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ISCO and Bioremediation at Former Petrol Station in France


Combined use of PersulfOx and ORC-A to effectively remediate BTEX

Summary

Under a former petrol filling station in the Loire Valley in France, the soil and groundwater was found to be contaminated with petroleum hydrocarbons (primarily BTEX). This had been caused by leaks from the station’s underground storage tanks (USTs).

The storage tanks have been removed and surrounding soils excavated, however residual contamination persisted in both the soil and groundwater within the source area and the downgradient plume. The regulatory cleanup target is a 50% reduction of the BTEX / HC C5-C10 concentrations in groundwater.

Design and Application

An integrated in-situ remedial solution has been put in place by specialist remediation contractor Valgo, consisting of 26 PersulfOx injections on a 2 x 2m grid in the source zone for fast and effective treatment of the most impacted soils and groundwater. ORC Advanced was also applied in the source zone to achieve long term in-situ bioremediation of any remaining petroleum hydrocarbons. In addition, Valgo installed an ORC Advanced barrier in the downstream plume area, to prevent off-site migration of the contamination.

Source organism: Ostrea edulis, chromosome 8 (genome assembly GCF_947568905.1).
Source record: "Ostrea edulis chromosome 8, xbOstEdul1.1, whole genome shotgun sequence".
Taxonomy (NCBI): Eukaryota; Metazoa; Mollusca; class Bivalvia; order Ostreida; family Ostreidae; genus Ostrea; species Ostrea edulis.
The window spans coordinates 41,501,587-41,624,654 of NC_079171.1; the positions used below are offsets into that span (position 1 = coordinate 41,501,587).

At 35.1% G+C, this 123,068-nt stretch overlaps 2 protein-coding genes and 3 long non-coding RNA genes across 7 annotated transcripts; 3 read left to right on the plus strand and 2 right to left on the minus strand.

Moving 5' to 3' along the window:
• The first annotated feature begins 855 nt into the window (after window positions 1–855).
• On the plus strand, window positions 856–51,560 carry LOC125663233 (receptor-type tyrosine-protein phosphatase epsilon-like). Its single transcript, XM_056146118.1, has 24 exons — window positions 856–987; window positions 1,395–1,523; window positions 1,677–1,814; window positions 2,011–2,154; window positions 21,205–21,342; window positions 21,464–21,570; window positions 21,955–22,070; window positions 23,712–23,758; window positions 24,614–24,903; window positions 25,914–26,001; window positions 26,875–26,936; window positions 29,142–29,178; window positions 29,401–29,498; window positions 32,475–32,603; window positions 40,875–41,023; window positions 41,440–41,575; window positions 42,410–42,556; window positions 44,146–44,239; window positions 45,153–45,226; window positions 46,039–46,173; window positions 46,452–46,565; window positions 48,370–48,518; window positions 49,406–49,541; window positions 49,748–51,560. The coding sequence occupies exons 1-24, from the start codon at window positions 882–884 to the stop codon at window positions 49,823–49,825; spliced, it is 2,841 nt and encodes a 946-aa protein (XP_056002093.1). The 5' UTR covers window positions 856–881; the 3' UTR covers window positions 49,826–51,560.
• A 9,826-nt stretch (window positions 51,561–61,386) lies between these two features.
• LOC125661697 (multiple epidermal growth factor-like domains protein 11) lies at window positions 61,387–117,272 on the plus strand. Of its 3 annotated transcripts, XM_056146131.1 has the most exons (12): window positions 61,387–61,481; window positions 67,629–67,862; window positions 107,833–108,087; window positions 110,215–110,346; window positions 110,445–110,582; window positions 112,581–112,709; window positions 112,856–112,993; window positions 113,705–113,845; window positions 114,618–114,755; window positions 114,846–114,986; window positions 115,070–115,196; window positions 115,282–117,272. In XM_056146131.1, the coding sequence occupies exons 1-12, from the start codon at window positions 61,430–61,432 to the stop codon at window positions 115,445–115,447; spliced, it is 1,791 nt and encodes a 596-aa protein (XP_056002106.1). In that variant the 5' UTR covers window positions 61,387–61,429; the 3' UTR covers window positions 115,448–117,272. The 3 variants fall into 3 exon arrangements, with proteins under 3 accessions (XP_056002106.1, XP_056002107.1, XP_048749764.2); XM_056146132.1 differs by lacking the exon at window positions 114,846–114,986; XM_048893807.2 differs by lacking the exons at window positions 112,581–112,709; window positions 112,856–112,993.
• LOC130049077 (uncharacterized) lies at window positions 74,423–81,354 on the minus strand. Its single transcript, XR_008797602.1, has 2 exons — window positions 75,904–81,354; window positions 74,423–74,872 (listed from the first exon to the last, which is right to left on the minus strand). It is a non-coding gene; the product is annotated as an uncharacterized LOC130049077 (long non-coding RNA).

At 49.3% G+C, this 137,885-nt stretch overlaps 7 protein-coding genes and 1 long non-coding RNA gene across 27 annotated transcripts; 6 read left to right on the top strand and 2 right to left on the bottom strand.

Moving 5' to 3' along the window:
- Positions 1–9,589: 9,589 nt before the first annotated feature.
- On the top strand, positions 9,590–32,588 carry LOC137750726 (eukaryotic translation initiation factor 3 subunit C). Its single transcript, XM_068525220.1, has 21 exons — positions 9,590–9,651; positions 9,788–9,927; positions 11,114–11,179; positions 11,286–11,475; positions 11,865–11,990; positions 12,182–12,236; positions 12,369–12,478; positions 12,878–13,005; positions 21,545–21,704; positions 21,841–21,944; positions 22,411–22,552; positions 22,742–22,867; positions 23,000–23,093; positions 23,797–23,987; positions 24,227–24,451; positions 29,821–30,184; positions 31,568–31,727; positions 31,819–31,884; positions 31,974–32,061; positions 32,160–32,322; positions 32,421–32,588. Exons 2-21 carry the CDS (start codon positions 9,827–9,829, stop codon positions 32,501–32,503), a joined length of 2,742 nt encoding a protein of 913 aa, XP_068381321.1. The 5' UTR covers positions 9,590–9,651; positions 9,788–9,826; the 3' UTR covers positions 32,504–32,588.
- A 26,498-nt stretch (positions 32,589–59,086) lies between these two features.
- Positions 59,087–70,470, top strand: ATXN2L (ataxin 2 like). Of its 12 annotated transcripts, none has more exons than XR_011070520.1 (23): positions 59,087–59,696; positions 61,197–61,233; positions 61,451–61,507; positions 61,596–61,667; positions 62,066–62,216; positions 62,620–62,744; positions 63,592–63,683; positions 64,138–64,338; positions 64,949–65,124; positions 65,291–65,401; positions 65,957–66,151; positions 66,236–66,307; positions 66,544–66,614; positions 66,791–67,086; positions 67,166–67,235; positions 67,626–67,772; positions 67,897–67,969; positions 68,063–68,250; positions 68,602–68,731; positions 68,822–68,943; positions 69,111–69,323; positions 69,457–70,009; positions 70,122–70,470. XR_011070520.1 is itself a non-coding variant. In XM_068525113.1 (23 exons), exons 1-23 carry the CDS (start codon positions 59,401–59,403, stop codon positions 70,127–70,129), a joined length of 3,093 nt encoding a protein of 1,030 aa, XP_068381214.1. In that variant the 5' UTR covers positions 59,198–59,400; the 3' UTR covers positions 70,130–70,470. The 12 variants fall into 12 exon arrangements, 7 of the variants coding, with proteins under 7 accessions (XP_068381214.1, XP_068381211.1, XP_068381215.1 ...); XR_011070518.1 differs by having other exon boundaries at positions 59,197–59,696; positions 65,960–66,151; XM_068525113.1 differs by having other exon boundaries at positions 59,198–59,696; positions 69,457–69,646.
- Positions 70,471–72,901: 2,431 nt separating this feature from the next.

PersulfOx is a sodium persulfate based chemical oxidation agent in which a patented catalyst has already been premixed into the formulation. This allows for safe and simple fieldwork and avoids the delivery and handling of large amounts of hazardous activator chemicals onsite. The reduced fieldwork complexity and smaller application volumes also provide cost savings for the remediation project.

What’s Special?

  • PersulfOx contains a unique built-in catalyst to enhance the oxidative destruction of hydrocarbons in the subsurface. The patented catalyst is already mixed in the product, so the application is much safer and easier to apply compared to other ISCO products.
  • This is the first PersulfOx application in France
  • Appropriate treatment technologies were used across the site:
    • In the core area; ISCO was used firstly, in order to reduce the high concentrations, followed by ENA to address the residual dissolved phase contamination.
    • In the downgradient plume, where there were lower concentrations and a long-term barrier was required, ENA only, using ORC-Advanced was most applicable.